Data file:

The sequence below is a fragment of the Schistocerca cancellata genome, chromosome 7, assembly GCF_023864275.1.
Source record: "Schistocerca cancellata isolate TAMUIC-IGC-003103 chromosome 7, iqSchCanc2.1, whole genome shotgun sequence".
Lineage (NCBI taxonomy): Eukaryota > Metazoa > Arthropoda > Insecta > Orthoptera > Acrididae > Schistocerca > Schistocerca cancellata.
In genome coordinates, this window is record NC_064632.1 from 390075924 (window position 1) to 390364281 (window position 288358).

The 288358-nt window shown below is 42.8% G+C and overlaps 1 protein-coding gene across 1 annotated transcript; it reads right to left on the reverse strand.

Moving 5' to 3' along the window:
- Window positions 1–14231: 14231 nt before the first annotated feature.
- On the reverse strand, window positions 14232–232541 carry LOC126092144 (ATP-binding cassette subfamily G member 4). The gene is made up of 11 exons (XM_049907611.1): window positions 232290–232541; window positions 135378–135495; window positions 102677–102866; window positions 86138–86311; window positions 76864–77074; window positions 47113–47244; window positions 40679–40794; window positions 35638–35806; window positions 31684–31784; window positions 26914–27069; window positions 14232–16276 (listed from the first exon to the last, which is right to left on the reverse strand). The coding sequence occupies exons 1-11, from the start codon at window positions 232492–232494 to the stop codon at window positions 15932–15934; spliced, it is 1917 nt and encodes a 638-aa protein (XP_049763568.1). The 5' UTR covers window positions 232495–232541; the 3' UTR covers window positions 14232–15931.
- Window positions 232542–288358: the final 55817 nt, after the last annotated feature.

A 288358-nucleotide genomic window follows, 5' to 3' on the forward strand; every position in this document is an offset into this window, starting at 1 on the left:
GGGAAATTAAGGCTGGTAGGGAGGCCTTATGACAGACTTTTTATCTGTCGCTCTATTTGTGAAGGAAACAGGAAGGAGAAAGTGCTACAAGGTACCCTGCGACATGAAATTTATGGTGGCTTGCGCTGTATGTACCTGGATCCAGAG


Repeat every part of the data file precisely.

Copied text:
The sequence below is a fragment of the Schistocerca cancellata genome, chromosome 7, assembly GCF_023864275.1.
Source record: "Schistocerca cancellata isolate TAMUIC-IGC-003103 chromosome 7, iqSchCanc2.1, whole genome shotgun sequence".
Lineage (NCBI taxonomy): Eukaryota > Metazoa > Arthropoda > Insecta > Orthoptera > Acrididae > Schistocerca > Schistocerca cancellata.
In genome coordinates, this window is record NC_064632.1 from 390075924 (window position 1) to 390364281 (window position 288358).

The 288358-nt window shown below is 42.8% G+C and overlaps 1 protein-coding gene across 1 annotated transcript; it reads right to left on the reverse strand.

Moving 5' to 3' along the window:
- Window positions 1–14231: 14231 nt before the first annotated feature.
- On the reverse strand, window positions 14232–232541 carry LOC126092144 (ATP-binding cassette subfamily G member 4). The gene is made up of 11 exons (XM_049907611.1): window positions 232290–232541; window positions 135378–135495; window positions 102677–102866; window positions 86138–86311; window positions 76864–77074; window positions 47113–47244; window positions 40679–40794; window positions 35638–35806; window positions 31684–31784; window positions 26914–27069; window positions 14232–16276 (listed from the first exon to the last, which is right to left on the reverse strand). The coding sequence occupies exons 1-11, from the start codon at window positions 232492–232494 to the stop codon at window positions 15932–15934; spliced, it is 1917 nt and encodes a 638-aa protein (XP_049763568.1). The 5' UTR covers window positions 232495–232541; the 3' UTR covers window positions 14232–15931.
- Window positions 232542–288358: the final 55817 nt, after the last annotated feature.

A 288358-nucleotide genomic window follows, 5' to 3' on the forward strand; every position in this document is an offset into this window, starting at 1 on the left:
GGGAAATTAAGGCTGGTAGGGAGGCCTTATGACAGACTTTTTATCTGTCGCTCTATTTGTGAAGGAAACAGGAAGGAGAAAGTGCTACAAGGTACCCTGCGACATGAAATTTATGGTGGCTTGCGCTGTATGTACCTGGATCCAGAG